An important company value

Relationships: An important company value

In the early 1990s, a study was conducted by Ken Preiss, Steve Goldman, and Dr. Roger Nagle from Lehigh University. It was conducted to determine what high-performing companies were doing that enabled them to be leaders in their industries. They found that there were four characteristics which they termed Agility. One of the four features was that each company cooperated to enhance competitiveness. They did this by working closely with other businesses to provide a full complement of products and services. They had established relationships, an important company value.

Companies act as one entity through relationship-building. This is an important company value.

One of my very successful clients is a great practitioner of relationship building. I and my former colleagues at espi have completed many important projects with this client over a 25-year relationship.

First, we helped them to select a new information system which used to run their business. This was a big, first time project for any company. Right from our start with them, they showed great trust in us. Our relationship with them continued to grow and prosper.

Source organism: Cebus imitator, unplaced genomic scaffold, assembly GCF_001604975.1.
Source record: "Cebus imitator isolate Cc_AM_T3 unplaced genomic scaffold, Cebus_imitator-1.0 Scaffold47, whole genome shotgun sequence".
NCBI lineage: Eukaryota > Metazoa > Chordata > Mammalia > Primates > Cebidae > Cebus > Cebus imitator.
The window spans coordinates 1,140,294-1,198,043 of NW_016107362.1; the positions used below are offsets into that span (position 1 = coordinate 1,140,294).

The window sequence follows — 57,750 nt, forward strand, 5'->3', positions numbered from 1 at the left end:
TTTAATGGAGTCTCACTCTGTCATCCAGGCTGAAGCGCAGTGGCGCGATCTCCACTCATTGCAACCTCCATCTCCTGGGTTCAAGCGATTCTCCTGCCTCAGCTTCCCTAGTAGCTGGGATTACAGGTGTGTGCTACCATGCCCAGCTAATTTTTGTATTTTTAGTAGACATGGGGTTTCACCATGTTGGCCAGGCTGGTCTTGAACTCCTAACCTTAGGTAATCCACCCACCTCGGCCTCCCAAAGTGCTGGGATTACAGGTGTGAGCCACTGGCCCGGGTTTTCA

Our second endeavor was to help them plan and move their operation from a small facility to a new, larger and centrally located one. We developed the facility layout and organized the move of their equipment and materials to the new plant. The plan and resultant move worked well. Within 24 hours, they had their operations up and running. They were manufacturing product to their customers in a very short space of time.

This further cemented our relationship with them. This is important as it is an important company value.

They knew that we were operating efficiently and effectively on their behalf.

As they continued to grow, they outgrew their information system and they called us again to work with them. We were intimately involved in purchasing and installing the new system. The work went well with a few issues. They experienced no problems in making or shipping product to their customers. This was another win for our relationship.

Then, the owners decided that there was another opportunity for them. By warehousing their clients’ products, taking orders and shipping the goods for them, they would then be a one-stop-shop. They would provide a complete service at an affordable price. We conducted studies for them that laid out warehousing space. It met the startup of this operation and allowed for future growth. We identified the racking and other equipment needed for the operation.

The racking was secured and put in place. We then established where to store the client’s materials. This allowed for the most efficient picking, collating and shipping of the items. Since this was a new operation for them, they were unsure of costs and what to charge for this service. We then conducted a comprehensive study. It enabled them to see what other pick and pack organizations were charging. They were then able to cost their operation and charge clients a fair and competitive price for this service.

The company successfully started this operation adding a new service dimension to their business.